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Monday, June 21, 2010

Department of Labor Addresses Donning and Doffing Issues in New Administrative Interpretation

The United States Department of Labor ("DOL") Wage and Hour Division ("WHD") has issued its second "Administrator Interpretation" (No. 2010-2) addressing certain donning and doffing issues.

First, WHD clarified the term "clothes" in relation to Section 3(o) of the Fair Labor Standards Act ("FLSA"). 29 U.S.C. § 203(o).
Section 3(o) of the Fair Labor Standards Act (FLSA) provides that time spent “changing clothes or washing at the beginning or end of each workday” is excluded from compensable time under the FLSA if the time is excluded from compensable time pursuant to “the express terms or by custom or practice” under a collective bargaining agreement. 29 U.S.C. § 203(o). After a careful analysis of the statutory provision and a thorough review of the legislative history and case law, the Administrator is issuing this interpretation of the term “clothes” in § 203(o), and of whether clothes changing covered by § 203(o) is a principal activity, to provide needed guidance on these important and frequently litigated issues.
WHD found that "protective equipment worn by employees that is required by law, by the employer, or due to the nature of the job" does not constitute "clothes" under section 203(o). See Alvarez v. IBP, Inc., 339 F.3d 894, 905 n.9 (9th Cir. 2003), aff’d on other grounds, 546 U.S. 21 (2005). As such, time spent donning or doffing such protective equipment is compensable time.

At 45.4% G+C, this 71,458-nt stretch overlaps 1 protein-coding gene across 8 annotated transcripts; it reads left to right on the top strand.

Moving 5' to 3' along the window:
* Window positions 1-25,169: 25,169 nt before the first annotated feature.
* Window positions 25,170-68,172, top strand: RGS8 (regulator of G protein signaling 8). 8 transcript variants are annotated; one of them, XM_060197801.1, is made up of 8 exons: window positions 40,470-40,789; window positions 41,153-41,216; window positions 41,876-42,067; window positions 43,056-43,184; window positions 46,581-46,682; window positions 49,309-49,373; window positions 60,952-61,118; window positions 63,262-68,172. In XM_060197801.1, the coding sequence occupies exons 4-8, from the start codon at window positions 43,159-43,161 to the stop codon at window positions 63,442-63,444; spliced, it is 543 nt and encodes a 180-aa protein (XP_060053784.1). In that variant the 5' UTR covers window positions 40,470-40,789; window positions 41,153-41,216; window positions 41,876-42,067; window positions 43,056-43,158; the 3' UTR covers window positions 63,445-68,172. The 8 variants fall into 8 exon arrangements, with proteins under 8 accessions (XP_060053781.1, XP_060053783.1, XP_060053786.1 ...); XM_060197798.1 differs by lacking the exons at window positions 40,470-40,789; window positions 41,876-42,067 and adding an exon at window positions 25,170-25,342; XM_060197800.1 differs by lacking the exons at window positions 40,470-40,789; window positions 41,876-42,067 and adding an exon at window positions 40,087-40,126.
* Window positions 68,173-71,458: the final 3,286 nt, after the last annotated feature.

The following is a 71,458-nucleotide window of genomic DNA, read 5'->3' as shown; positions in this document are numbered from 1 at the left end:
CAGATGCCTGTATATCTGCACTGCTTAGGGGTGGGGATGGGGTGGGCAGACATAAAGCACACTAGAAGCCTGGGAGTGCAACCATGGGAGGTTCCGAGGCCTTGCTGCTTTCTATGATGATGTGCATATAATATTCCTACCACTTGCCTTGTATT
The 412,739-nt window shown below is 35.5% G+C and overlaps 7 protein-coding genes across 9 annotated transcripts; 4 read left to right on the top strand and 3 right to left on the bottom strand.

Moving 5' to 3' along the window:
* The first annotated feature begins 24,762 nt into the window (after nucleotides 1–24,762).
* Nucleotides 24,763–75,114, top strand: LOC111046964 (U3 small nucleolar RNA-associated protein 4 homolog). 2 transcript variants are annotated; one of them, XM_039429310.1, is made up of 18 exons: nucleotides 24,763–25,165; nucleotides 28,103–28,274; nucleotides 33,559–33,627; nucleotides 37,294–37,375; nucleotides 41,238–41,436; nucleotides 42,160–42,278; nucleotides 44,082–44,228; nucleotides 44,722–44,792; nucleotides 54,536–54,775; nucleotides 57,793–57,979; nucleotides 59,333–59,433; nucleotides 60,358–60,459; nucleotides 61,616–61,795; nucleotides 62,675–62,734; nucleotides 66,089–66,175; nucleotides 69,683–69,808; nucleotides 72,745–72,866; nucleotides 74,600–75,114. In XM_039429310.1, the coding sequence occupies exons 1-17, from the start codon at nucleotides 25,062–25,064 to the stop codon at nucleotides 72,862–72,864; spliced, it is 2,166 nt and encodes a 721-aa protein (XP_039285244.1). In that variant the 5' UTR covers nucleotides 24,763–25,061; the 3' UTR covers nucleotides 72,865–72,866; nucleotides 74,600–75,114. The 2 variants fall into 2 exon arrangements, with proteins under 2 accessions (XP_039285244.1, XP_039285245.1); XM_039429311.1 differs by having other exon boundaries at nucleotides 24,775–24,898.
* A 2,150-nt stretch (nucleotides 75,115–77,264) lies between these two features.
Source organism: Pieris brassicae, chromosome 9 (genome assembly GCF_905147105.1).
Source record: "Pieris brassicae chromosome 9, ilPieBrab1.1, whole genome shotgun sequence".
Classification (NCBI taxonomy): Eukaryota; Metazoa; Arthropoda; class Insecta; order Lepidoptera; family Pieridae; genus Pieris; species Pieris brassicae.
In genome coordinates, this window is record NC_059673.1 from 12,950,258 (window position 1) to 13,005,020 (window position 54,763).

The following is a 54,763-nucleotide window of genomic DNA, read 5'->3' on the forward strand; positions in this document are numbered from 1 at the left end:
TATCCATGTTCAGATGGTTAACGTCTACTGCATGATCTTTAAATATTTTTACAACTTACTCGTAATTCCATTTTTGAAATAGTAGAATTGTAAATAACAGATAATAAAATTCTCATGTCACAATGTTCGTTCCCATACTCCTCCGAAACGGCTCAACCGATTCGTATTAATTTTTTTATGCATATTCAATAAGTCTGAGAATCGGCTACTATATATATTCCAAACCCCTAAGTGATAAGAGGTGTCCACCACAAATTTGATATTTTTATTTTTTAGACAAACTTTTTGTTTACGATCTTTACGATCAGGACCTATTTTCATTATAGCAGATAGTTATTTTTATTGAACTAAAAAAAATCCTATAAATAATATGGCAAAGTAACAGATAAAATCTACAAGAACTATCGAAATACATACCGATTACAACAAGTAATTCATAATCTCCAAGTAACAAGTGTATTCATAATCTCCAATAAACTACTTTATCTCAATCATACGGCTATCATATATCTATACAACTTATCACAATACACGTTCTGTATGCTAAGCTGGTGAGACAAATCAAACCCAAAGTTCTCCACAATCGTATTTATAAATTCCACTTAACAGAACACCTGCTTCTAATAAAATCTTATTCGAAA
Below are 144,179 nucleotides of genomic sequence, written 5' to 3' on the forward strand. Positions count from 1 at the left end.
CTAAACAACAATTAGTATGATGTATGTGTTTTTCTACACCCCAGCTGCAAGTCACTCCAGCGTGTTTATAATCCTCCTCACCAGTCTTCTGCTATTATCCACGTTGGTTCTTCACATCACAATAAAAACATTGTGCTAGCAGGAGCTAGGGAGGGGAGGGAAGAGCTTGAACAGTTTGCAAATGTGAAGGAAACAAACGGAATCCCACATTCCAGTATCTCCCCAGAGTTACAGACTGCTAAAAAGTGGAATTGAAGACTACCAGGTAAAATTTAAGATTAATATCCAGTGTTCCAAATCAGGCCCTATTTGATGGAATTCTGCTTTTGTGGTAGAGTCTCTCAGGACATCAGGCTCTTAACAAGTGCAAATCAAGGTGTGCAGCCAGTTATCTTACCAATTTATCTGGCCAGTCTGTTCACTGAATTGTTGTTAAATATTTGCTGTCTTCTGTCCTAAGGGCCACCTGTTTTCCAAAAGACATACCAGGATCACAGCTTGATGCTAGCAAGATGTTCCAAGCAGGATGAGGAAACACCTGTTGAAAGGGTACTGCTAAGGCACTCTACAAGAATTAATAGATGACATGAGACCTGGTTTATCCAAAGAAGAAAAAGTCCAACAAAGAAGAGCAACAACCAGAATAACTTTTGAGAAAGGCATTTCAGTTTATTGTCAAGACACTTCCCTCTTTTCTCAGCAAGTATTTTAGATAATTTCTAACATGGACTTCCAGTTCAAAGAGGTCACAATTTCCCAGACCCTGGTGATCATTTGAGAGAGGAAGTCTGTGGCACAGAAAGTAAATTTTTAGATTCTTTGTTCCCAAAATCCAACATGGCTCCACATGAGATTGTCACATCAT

Second, WHD considered whether non-compensable time spent changing clothes is a "principal activity" that begins the "continuous workday."
Generally, donning and doffing, which may include clothes changing, can be a “principal activity” under the Portal to Portal Act, 29 U.S.C. § 254. IBP v. Alvarez, 546 U.S. 21, 30 (2005). The Supreme Court in Alvarez explicitly held that activities that are integral and indispensable are principal activities, and activities occurring after the first principal activity and before the last principal activity, are compensable. Alvarez, 546 U.S. at 37. Thus time spent in donning and doffing activities, as well as any walking and waiting time that occurs after the employee engages in his first principal activity and before he finishes his last principal activity, is part of the “continuous workday” and is compensable under the FLSA. Id. at 37.
WHD sided with the "weight of authority" and found that changing clothes covered by section 203(o) "may be a principal activity. Where that is the case, subsequent activities, including walking and waiting, are compensable."

WHD's web page for Administrator Interpretations is here. You can sign up to receive automated email alerts from DOL here.

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